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Immune Responses against Hepatitis C Virus Open Access


Other title
Hepatitis C Virus
Adaptive Immunity
Heterologous Immunity
Immune Responses
Dose and route
Type of item
Degree grantor
University of Alberta
Author or creator
Singh, Shakti
Supervisor and department
Agrawal, Babita (Surgery)
Examining committee member and department
Rayat, Gina (Department of Surgery, University of Alberta)
Madrenas, Quim (Department of Microbiology and Immunology, Mcgill University)
Agrawal, Babita (Department of Surgery, University of Alberta)
Tyrell, Lorne (Department of Medical Microbiology and Immunology, University of Alberta)
Mason, Andrew (Department of Medicine, University of Alberta)
Department of Surgery
Experimental Surgery
Date accepted
Graduation date
Doctor of Philosophy
Degree level
Hepatitis C virus (HCV) leads to chronic infection in the majority of infected patients presumably due to failure or inefficiency of the immune responses generated. Both antibody and cellular immune responses have been suggested to be important in viral clearance. Non-replicative adenoviral vectors expressing antigens of interest are considered as attractive vaccine vectors for a number of pathogens. In this study, we sought to evaluate cellular and humoral immune responses against HCV NS4 protein using recombinant adenovirus as a vaccine vector expressing NS4 antigen. We have also measured the effect of antigen doses and routes of immunization on the quality and extent of the immune responses, especially their role in viral load reduction, in a recombinant Vaccinia-HCV (Vac-HCV) infection mouse model. Our results show that an optimum dose of adenovirus vector (2×107 pfu/mouse) administered intramuscularly (i.m.) induces high T cell proliferation, granzyme B-expressing CD8+ T cells, pro-inflammatory cytokines such as IFN-γ, TNF-α, IL-2 and IL-6, and antibody responses that can significantly reduce the Vac-HCV viral load in the ovaries of female C57BL/6 mice. Our results demonstrate that recombinant adenovirus vector can induce both humoral and cellular protective immunity against HCV-NS4 antigen, and that immunity is intricately controlled by route and dose of immunizing vector. Adenoviruses (Ad) are commonly used as vectors for gene therapy and/or vaccine delivery. Recombinant Ad vectors are being tested as vaccines for many pathogens. Here, we have made a surprising observation that peptides derived from various hepatitis C virus (HCV) antigens contain extensive regions of homology with multiple adenovirus proteins, and conclusively demonstrate that adenovirus vector can induce robust, heterologous cellular and humoral immune responses against multiple HCV antigens. Intriguingly, the induction of this cross-reactive immunity leads to significant reduction of viral loads in a recombinant vaccinia-HCV virus infected mouse model, supporting their role in antiviral immunity against HCV. Healthy human subjects with Ad-specific pre-existing immunity demonstrated cross-reactive cellular and humoral immune responses against multiple HCV antigens. These findings reveal the potential of a previously uncharacterized property of natural human adenovirus infection to dictate, modulate and/or alter the course of HCV infection upon exposure. This intrinsic property of adenovirus vectors to cross-prime HCV immunity can also be exploited to develop a prophylactic and/or therapeutic vaccine against HCV.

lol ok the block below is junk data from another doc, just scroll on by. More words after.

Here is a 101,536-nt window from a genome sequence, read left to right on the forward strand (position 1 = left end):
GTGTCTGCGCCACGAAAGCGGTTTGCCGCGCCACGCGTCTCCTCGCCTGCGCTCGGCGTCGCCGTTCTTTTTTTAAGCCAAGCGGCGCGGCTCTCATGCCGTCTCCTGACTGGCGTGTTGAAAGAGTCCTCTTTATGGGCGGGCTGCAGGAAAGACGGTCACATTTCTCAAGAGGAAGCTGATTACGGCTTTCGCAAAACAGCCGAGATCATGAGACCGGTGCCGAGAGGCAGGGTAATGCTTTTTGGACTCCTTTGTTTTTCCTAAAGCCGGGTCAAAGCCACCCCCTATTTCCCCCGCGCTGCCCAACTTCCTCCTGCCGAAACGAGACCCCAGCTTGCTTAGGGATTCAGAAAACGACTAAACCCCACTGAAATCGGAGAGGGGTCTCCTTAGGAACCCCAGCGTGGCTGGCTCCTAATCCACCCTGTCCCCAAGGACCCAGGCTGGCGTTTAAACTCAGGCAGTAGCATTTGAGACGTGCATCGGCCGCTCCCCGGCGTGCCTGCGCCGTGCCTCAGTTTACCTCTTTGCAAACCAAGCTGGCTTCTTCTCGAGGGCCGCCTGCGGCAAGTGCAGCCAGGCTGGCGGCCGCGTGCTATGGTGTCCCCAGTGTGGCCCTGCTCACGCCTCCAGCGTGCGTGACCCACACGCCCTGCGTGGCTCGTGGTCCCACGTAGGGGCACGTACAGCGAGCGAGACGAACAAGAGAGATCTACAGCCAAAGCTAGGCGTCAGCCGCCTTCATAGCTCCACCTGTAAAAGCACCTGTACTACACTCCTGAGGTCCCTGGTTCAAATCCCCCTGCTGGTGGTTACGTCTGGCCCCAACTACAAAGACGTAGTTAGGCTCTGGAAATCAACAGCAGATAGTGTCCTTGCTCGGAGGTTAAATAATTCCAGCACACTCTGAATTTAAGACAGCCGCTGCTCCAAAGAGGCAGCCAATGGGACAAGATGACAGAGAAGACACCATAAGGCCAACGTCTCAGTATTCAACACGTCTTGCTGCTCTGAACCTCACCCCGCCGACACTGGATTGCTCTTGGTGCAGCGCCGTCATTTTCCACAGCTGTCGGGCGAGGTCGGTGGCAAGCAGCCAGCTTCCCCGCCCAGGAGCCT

Permission is hereby granted to the University of Alberta Libraries to reproduce single copies of this thesis and to lend or sell such copies for private, scholarly or scientific research purposes only. The author reserves all other publication and other rights in association with the copyright in the thesis and, except as herein before provided, neither the thesis nor any substantial portion thereof may be printed or otherwise reproduced in any material form whatsoever without the author's prior written permission.
Citation for previous publication
Singh S, Vedi S, Li W, Samrat SK, Kumar R, Agrawal B. Recombinant Adenoviral Vector expressing HCV NS4 Induce Protective Immune Responses in A Mouse Model of Vaccinia-HCV Virus Infection: A Dose and Route Conundrum. Vaccine. ePub 2014 March 11. PMID: 24631092.Singh S, Vedi S, Samrat SK, Li W, Kumar R and Agrawal B. Heterologous Immunity between Adenoviruses and Hepatitis C Virus: A New Paradigm in HCV Immunity and Vaccines. Plos One (Under review).

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